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Can the Blue Jays fix Robbie Ray?

For a team that has struggled on defence like the Blue Jays have, getting a strikeout pitcher like Robbie Ray should be a great add. Ray has struck out 12.48 batters per nine this season, his fourth consecutive season over 12 K/9. Though any pressure Ray takes off the defence with strikeouts he gives right back with walks. When you walk a batter an inning like Ray has, you put a ton of pressure on the defence behind you to turn two and make plays. There is little room for error.

It wasn’t that long ago Ray was a really strong pitcher. He was an all-star in 2017 and from ’17-19 he ranked fifth in baseball striking out 31.9% of hitters.

To get Ray back to where he was a couple years ago, the first thing the Blue Jays need to do is get his mechanics under control. Walks have always been a problem throughout Ray’s career. In an effort to improve his command he changed his diet, coming into Spring Training 15 pounds lighter and changed his mechanics trying to be more fluid.

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The difference in mechanics is striking:

This is similar to the type of change Lucas Giolito and Shane Bieber made. Sadly Ray did not have their success and kept changing things.

As Nick Piecoro of the Arizona Republic wrote “Ray seemingly had been making significant changes to his delivery and arm action prior to each start.”

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Here is Ray’s most recent start and you can see some of the changes he’s made.

 

The different mechanics did not help with command at all; Ray leads the league with 31 walks. What Ray has done this season, as Tony Wolfe noted in his piece on Fangraphs, is increased his velocity from last season. Wolfe goes on to mention how nothing about Ray’s stuff or how he sequences pitches has really changed. Looking at Baseball Savant, Ray’s slider has a few inches less drop than in years past, but it’s still an elite pitch for him with a swinging strike rate of 18.2%.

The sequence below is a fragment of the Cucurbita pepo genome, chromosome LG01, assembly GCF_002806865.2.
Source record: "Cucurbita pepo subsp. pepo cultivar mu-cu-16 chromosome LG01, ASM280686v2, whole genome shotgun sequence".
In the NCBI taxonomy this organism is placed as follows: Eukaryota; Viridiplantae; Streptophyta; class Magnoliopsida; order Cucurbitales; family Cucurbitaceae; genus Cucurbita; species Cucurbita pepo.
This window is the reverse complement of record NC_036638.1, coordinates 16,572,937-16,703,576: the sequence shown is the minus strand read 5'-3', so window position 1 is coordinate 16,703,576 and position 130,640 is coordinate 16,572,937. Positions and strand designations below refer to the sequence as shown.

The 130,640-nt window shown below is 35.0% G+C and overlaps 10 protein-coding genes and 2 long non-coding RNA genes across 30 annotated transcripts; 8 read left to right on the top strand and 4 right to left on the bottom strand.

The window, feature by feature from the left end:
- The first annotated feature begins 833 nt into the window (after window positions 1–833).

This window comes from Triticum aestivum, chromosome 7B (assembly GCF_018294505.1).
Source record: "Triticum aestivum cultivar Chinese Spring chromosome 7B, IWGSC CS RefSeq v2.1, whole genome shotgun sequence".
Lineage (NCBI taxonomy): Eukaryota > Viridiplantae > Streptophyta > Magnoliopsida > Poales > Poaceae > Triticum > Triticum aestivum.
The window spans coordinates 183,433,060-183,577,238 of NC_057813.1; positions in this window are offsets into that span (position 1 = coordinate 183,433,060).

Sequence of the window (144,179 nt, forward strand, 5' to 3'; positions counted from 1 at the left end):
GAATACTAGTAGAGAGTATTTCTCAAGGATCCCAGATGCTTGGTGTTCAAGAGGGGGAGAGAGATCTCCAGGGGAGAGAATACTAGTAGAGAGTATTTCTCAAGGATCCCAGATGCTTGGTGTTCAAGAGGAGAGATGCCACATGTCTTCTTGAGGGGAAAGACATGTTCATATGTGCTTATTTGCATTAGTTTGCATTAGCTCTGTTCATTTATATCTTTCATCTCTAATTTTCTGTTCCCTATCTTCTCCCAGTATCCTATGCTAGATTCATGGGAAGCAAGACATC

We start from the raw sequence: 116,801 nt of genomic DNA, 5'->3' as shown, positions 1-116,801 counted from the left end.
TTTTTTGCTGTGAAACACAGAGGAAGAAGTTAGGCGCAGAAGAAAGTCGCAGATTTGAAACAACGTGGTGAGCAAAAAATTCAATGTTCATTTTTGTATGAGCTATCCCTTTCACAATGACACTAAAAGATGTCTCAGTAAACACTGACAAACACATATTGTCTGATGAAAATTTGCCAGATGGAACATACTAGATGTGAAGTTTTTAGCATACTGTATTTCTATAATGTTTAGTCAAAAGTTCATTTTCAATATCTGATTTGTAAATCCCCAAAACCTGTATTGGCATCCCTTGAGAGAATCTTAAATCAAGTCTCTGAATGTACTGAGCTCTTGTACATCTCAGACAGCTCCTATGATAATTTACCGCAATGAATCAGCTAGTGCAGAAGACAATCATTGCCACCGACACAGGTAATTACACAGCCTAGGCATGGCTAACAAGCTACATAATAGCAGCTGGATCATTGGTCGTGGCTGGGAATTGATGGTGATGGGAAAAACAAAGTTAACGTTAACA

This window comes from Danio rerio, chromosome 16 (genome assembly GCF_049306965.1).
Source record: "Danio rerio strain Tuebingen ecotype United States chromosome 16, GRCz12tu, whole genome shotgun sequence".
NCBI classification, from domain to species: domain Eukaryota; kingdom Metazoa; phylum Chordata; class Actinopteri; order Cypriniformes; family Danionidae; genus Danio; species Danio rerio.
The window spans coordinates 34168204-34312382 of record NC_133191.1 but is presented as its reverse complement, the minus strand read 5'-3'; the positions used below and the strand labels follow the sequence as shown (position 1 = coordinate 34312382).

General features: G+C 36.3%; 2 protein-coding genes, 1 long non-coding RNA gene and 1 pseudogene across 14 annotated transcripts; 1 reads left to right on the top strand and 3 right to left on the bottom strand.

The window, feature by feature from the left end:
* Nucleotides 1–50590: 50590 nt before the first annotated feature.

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His pitch mix again, remains relatively unchanged. The biggest issue for him is he isn’t finding the strike zone as often as he once did. His zone percentage is down to 35.4%, per Fangraphs, a career low and part of an alarming trend that has seen his zone rate drop every year since 2016. Ray was typically able to counteract that by getting ahead of batters with first pitch strikes. He typically threw a first pitch strike just under 60% of the time, this season he is down to 46.1%.

Ray just doesn’t get batters to chase enough to be falling behind and missing the zone this often. Wolfe mentions Bieber who has the lowest zone rate in baseball, but leads pitchers in WAR.

“Bieber gets a chase rate of 38.9%, second-highest in baseball. Ray’s is 25.8%, fifth-lowest in baseball and nearly six points lower than the career-high 31.5% rate he achieved in 2019.”

When you miss the zone this often you are going to rack up the pitch count. The big thing for the Blue Jays this season is they haven’t had a pitcher throw a pitch in the seventh inning yet. Don’t get your hopes up for Ray, he won’t be doing that either. Ray will give you a 90-100 pitches every time out, his pitch count just gets so high so fast, he can’t pitch deep into games.